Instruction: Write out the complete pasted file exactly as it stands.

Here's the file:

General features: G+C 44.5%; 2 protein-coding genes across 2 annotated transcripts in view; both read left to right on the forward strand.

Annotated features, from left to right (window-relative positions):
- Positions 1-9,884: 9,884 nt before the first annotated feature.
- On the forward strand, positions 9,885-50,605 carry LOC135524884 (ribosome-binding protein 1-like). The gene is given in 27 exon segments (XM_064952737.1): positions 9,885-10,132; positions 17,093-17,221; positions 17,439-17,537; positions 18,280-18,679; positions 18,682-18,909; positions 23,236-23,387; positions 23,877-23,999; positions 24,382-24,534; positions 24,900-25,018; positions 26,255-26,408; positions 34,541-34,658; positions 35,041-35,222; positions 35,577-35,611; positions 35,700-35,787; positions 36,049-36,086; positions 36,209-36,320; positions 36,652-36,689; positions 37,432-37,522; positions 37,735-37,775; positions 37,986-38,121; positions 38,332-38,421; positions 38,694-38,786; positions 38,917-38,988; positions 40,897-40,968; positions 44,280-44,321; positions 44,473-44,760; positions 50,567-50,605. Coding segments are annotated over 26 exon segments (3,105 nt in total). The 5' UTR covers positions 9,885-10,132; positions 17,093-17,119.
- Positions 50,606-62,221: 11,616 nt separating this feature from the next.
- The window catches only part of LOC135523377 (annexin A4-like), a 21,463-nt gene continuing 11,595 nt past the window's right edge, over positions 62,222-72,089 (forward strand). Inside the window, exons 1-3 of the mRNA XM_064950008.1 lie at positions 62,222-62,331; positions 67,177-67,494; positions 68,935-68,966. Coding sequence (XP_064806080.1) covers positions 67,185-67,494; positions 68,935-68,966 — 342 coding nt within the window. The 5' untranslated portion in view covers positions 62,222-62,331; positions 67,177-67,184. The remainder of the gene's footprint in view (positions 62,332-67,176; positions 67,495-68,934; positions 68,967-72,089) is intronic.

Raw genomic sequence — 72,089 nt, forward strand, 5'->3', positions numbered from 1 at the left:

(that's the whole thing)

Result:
General features: G+C 44.5%; 2 protein-coding genes across 2 annotated transcripts in view; both read left to right on the forward strand.

Annotated features, from left to right (window-relative positions):
- Positions 1-9,884: 9,884 nt before the first annotated feature.
- On the forward strand, positions 9,885-50,605 carry LOC135524884 (ribosome-binding protein 1-like). The gene is given in 27 exon segments (XM_064952737.1): positions 9,885-10,132; positions 17,093-17,221; positions 17,439-17,537; positions 18,280-18,679; positions 18,682-18,909; positions 23,236-23,387; positions 23,877-23,999; positions 24,382-24,534; positions 24,900-25,018; positions 26,255-26,408; positions 34,541-34,658; positions 35,041-35,222; positions 35,577-35,611; positions 35,700-35,787; positions 36,049-36,086; positions 36,209-36,320; positions 36,652-36,689; positions 37,432-37,522; positions 37,735-37,775; positions 37,986-38,121; positions 38,332-38,421; positions 38,694-38,786; positions 38,917-38,988; positions 40,897-40,968; positions 44,280-44,321; positions 44,473-44,760; positions 50,567-50,605. Coding segments are annotated over 26 exon segments (3,105 nt in total). The 5' UTR covers positions 9,885-10,132; positions 17,093-17,119.
- Positions 50,606-62,221: 11,616 nt separating this feature from the next.
- The window catches only part of LOC135523377 (annexin A4-like), a 21,463-nt gene continuing 11,595 nt past the window's right edge, over positions 62,222-72,089 (forward strand). Inside the window, exons 1-3 of the mRNA XM_064950008.1 lie at positions 62,222-62,331; positions 67,177-67,494; positions 68,935-68,966. Coding sequence (XP_064806080.1) covers positions 67,185-67,494; positions 68,935-68,966 — 342 coding nt within the window. The 5' untranslated portion in view covers positions 62,222-62,331; positions 67,177-67,184. The remainder of the gene's footprint in view (positions 62,332-67,176; positions 67,495-68,934; positions 68,967-72,089) is intronic.

Raw genomic sequence — 72,089 nt, forward strand, 5'->3', positions numbered from 1 at the left: